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'Sexual and reproductive health issues do not exist in isolation'

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The theme of the 7th Asia Pacific Conference on Reproductive and Sexual Health and Rights (7th APCRSHR), which opened in Manila on 21st January, 2014, is: Examining achievements, good practices, lessons learned and challenges: towards a strategic positioning of Sexual and Reproductive Health Rights. In an interview given to Citizen News Service (CNS), Dr Eden R Divinagracia, Executive Director, Philippine NGO Council on Population, Health and Welfare, and Chair of 7th APCRSHR, lamented that currently abortions are illegal and unconstitutional in Philippines, and yet the country has more than 500,000 cases of abortions every year.

Conference Chairperson Dr Divinagracia stressed upon the need to engage more with young people especially, as many social customs prevalent in the Asian region are harmful for our adolescents, more so girls, resulting often in unwanted pregnancies and then forced and unsafe abortions. She said, "The very objective of the conference is to bring various stakeholders from the Asia Pacific region - parliamentarians, clinicians, NGOs, and grass-roots workers, among others, to share their good and bad experiences; the promises and challenges of reproductive healthcare and sex programmes based upon human rights. I hope this conference provides a strategic position for the Asia Pacific countries to put their agenda on the map beyond ICPD aims and beyond MDGs. We call upon governments to allocate funds, not only for family planning, but also for other reproductive healthcare components, like preventing unintended pregnancies (especially in adolescents), looking after the needs of LGBT groups (especially prevention of HIV and STI), reducing maternal deaths, and focusing on infants and children so that infant mortality is drastically reduced in this region."

Dr Catibog, former Head of Family Health Department, felt that though the Filipino women are more empowered than those of some of the neighbouring countries, age-old social factors make them still face challenges in the acceptance of the concept of their reproductive health. She was hopeful that the Responsible Parenthood and Reproductive Health Act 2012 (informally called the RH Law) that is pending approval by the Supreme Court of Philippines, once passed would strengthen the sexual and reproductive health rights of women.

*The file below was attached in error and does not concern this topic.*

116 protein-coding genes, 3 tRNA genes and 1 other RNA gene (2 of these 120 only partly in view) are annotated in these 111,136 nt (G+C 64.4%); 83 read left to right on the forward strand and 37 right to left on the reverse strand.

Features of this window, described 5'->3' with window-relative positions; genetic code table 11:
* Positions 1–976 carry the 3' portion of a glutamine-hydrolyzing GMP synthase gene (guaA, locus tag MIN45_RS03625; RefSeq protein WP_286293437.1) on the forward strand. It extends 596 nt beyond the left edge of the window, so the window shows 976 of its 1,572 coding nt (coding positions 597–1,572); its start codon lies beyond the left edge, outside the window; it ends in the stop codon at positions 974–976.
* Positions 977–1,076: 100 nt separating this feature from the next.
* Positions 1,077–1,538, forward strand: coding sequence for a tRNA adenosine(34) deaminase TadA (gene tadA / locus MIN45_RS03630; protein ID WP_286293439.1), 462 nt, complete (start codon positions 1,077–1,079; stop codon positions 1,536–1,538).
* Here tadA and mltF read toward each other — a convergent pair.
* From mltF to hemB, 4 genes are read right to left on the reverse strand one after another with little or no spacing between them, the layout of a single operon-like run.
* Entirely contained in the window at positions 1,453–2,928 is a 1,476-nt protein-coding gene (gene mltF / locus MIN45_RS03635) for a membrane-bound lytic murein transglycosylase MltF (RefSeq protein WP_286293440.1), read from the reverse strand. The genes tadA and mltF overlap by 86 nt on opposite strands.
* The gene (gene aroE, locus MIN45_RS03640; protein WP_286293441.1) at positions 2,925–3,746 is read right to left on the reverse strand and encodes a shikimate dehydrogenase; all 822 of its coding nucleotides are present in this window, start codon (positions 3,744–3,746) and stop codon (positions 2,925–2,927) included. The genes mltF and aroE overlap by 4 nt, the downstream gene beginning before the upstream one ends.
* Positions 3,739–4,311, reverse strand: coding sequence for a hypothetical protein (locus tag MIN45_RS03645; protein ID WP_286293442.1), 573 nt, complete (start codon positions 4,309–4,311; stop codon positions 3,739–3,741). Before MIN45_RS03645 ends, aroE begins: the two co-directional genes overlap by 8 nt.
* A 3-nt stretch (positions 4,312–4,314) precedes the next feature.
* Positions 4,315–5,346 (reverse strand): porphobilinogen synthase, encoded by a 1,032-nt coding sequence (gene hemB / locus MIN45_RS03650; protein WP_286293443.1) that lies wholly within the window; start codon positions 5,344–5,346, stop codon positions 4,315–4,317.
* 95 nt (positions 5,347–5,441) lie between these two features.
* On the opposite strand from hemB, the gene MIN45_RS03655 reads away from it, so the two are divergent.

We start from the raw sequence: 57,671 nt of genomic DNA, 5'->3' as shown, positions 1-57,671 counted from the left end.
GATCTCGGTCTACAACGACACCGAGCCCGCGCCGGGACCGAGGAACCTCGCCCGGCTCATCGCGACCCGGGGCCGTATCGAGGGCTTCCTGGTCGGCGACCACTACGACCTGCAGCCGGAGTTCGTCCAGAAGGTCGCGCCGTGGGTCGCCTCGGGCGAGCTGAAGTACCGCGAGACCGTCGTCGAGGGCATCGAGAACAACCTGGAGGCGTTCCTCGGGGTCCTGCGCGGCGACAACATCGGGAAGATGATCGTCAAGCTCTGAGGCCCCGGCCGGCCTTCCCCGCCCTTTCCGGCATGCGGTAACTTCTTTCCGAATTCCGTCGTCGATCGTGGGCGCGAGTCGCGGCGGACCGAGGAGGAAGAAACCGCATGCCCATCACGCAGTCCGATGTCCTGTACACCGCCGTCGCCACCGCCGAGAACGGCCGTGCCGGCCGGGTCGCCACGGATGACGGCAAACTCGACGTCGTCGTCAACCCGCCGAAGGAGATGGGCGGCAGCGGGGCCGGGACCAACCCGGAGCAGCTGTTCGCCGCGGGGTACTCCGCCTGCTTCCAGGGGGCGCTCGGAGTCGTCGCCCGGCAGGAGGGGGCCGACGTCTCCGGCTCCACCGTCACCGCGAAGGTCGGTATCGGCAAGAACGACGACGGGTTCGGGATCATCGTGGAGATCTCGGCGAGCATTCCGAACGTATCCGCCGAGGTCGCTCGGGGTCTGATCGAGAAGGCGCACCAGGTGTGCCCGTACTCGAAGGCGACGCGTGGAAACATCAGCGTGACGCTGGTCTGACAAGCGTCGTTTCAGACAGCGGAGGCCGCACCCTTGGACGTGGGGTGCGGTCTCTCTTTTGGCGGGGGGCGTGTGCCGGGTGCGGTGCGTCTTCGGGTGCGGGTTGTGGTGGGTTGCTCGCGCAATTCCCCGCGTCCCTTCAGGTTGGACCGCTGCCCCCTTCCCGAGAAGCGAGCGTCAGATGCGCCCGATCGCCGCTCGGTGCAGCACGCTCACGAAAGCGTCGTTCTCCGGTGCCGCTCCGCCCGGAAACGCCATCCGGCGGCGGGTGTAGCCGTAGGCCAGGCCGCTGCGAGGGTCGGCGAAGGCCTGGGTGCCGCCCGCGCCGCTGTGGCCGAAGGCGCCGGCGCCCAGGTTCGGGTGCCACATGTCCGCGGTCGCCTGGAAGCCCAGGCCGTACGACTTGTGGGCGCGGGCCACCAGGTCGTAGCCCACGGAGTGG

Dr Tewodros Melesse, Director General, International Planned Parenthood Federation (IPPF), felt that although having good and progressive laws is important, but more important is their proper implementation on ground level. While speaking at a press conference in the 7th APRCSHR he said that, "Prevention programmes should not be driven by fear - fear of getting pregnant or contracting STI by not using a condom. This tendency of prevention based on fear has to go - prevention should be practiced for the joy of living and based on mutual respect.  What we need is a more holistic, dynamic, comprehensive and integrated approach. The social dynamics within the family and community plays an important role. Teachers in junior classes can play a big role in educating pupils properly. Boys will have to be taught that men are not masters and that they do not know it all. Stereotype gender roles, like a man need not cook or wash, have to go. Sons have to be raised in a way so that they stop believing that cooking and washing is a woman's domain."

Jeross Romano Aguilar, Trustee, International Planned Parenthood Federation (IPPF) Philippines and Chairperson, Youth Steering Committee, Family Planning Organization of the Philippines (FPOP), echoed similar sentiments. Jeross is also a member of the International Steering Committee of 7th APCRSHR. He said that, "Men have to be taught about sexual and reproductive health and taught to respect women. Women have to be empowered enough to teach their sons to respect women and girls. Men may become older but no wiser unless they are informed from early childhood about this. So we have to start early, before all these stereotype gender expectations (of what a young man should be) are pushed down his throat. There has been a generation of strong women in my family. My mother and grandmother have been reproductive-health activists and helped shape my thoughts and beliefs making me a third-generation activist."

Jeross firmly believes that sexual and reproductive health and rights issues do not exist in isolation; rather they are cross-cutting issues encompassing education, employment, and barriers in reaching and accessing services.


According to him, "It is all about collaboration - linking young people with adults, and forming partnerships to move forward. We believe that by ensuring collaborative work and making young voices heard we can make better policies. When one young person talks to another young person (man or woman) about reproductive health, the dialogue becomes more meaningful and effective and helps them to make healthy reproductive-health choices. There is lot of stigma involved when we talk of reproductive health, especially when young men like me talk to other young men - you only want to talk of the number of girls you have slept with. Young men are often afraid to speak up within their peer groups, especially if it is in any way outside the accepted norms. We have to break this stigma and tell them that talking about reproductive health does not in any way make you any less of a man-- in fact it makes you more of a human being." (CNS)

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